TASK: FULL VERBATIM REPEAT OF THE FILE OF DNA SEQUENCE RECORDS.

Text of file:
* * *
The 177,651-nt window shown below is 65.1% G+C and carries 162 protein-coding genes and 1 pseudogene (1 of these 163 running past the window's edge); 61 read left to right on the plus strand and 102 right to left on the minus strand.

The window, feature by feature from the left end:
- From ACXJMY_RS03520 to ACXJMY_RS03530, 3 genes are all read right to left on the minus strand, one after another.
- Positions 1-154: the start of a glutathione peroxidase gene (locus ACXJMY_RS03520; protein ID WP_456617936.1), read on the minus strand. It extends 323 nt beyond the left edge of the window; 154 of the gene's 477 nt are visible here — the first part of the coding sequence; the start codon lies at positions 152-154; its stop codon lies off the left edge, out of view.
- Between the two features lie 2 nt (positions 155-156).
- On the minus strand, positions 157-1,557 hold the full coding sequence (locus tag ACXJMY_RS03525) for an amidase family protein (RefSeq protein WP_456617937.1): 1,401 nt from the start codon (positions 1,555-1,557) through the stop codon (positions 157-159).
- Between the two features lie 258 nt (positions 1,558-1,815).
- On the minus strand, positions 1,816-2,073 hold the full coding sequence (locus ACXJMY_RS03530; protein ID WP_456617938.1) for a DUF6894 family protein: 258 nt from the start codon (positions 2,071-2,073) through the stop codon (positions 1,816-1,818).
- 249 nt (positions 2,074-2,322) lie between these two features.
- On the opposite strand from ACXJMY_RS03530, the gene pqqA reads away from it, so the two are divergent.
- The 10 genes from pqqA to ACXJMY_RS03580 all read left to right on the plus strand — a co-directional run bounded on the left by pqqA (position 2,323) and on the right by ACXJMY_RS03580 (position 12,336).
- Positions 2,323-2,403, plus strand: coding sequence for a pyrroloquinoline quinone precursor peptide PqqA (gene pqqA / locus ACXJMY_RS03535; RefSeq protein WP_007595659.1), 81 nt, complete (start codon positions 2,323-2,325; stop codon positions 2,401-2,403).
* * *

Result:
The 177,651-nt window shown below is 65.1% G+C and carries 162 protein-coding genes and 1 pseudogene (1 of these 163 running past the window's edge); 61 read left to right on the plus strand and 102 right to left on the minus strand.

The window, feature by feature from the left end:
- From ACXJMY_RS03520 to ACXJMY_RS03530, 3 genes are all read right to left on the minus strand, one after another.
- Positions 1-154: the start of a glutathione peroxidase gene (locus ACXJMY_RS03520; protein ID WP_456617936.1), read on the minus strand. It extends 323 nt beyond the left edge of the window; 154 of the gene's 477 nt are visible here — the first part of the coding sequence; the start codon lies at positions 152-154; its stop codon lies off the left edge, out of view.
- Between the two features lie 2 nt (positions 155-156).
- On the minus strand, positions 157-1,557 hold the full coding sequence (locus tag ACXJMY_RS03525) for an amidase family protein (RefSeq protein WP_456617937.1): 1,401 nt from the start codon (positions 1,555-1,557) through the stop codon (positions 157-159).
- Between the two features lie 258 nt (positions 1,558-1,815).
- On the minus strand, positions 1,816-2,073 hold the full coding sequence (locus ACXJMY_RS03530; protein ID WP_456617938.1) for a DUF6894 family protein: 258 nt from the start codon (positions 2,071-2,073) through the stop codon (positions 1,816-1,818).
- 249 nt (positions 2,074-2,322) lie between these two features.
- On the opposite strand from ACXJMY_RS03530, the gene pqqA reads away from it, so the two are divergent.
- The 10 genes from pqqA to ACXJMY_RS03580 all read left to right on the plus strand — a co-directional run bounded on the left by pqqA (position 2,323) and on the right by ACXJMY_RS03580 (position 12,336).
- Positions 2,323-2,403, plus strand: coding sequence for a pyrroloquinoline quinone precursor peptide PqqA (gene pqqA / locus ACXJMY_RS03535; RefSeq protein WP_007595659.1), 81 nt, complete (start codon positions 2,323-2,325; stop codon positions 2,401-2,403).